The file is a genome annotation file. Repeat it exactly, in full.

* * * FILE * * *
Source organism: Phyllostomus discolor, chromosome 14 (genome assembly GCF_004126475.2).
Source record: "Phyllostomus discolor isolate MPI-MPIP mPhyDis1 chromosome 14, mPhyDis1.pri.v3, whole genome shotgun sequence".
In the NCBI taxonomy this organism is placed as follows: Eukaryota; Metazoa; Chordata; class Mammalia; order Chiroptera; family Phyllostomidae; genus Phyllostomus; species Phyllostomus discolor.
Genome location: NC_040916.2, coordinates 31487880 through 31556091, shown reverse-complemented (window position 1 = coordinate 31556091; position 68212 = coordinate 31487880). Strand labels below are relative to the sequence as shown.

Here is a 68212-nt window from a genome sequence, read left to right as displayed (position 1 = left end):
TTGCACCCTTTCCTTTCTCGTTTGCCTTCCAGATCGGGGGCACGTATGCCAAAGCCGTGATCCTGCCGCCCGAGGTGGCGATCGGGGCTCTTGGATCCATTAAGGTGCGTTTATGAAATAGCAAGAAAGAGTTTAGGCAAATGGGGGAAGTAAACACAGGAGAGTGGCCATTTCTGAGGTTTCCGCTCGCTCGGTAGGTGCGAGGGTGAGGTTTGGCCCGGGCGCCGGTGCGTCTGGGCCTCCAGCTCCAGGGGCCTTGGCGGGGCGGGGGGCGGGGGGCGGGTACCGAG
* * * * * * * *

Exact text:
Source organism: Phyllostomus discolor, chromosome 14 (genome assembly GCF_004126475.2).
Source record: "Phyllostomus discolor isolate MPI-MPIP mPhyDis1 chromosome 14, mPhyDis1.pri.v3, whole genome shotgun sequence".
In the NCBI taxonomy this organism is placed as follows: Eukaryota; Metazoa; Chordata; class Mammalia; order Chiroptera; family Phyllostomidae; genus Phyllostomus; species Phyllostomus discolor.
Genome location: NC_040916.2, coordinates 31487880 through 31556091, shown reverse-complemented (window position 1 = coordinate 31556091; position 68212 = coordinate 31487880). Strand labels below are relative to the sequence as shown.

Here is a 68212-nt window from a genome sequence, read left to right as displayed (position 1 = left end):
TTGCACCCTTTCCTTTCTCGTTTGCCTTCCAGATCGGGGGCACGTATGCCAAAGCCGTGATCCTGCCGCCCGAGGTGGCGATCGGGGCTCTTGGATCCATTAAGGTGCGTTTATGAAATAGCAAGAAAGAGTTTAGGCAAATGGGGGAAGTAAACACAGGAGAGTGGCCATTTCTGAGGTTTCCGCTCGCTCGGTAGGTGCGAGGGTGAGGTTTGGCCCGGGCGCCGGTGCGTCTGGGCCTCCAGCTCCAGGGGCCTTGGCGGGGCGGGGGGCGGGGGGCGGGTACCGAG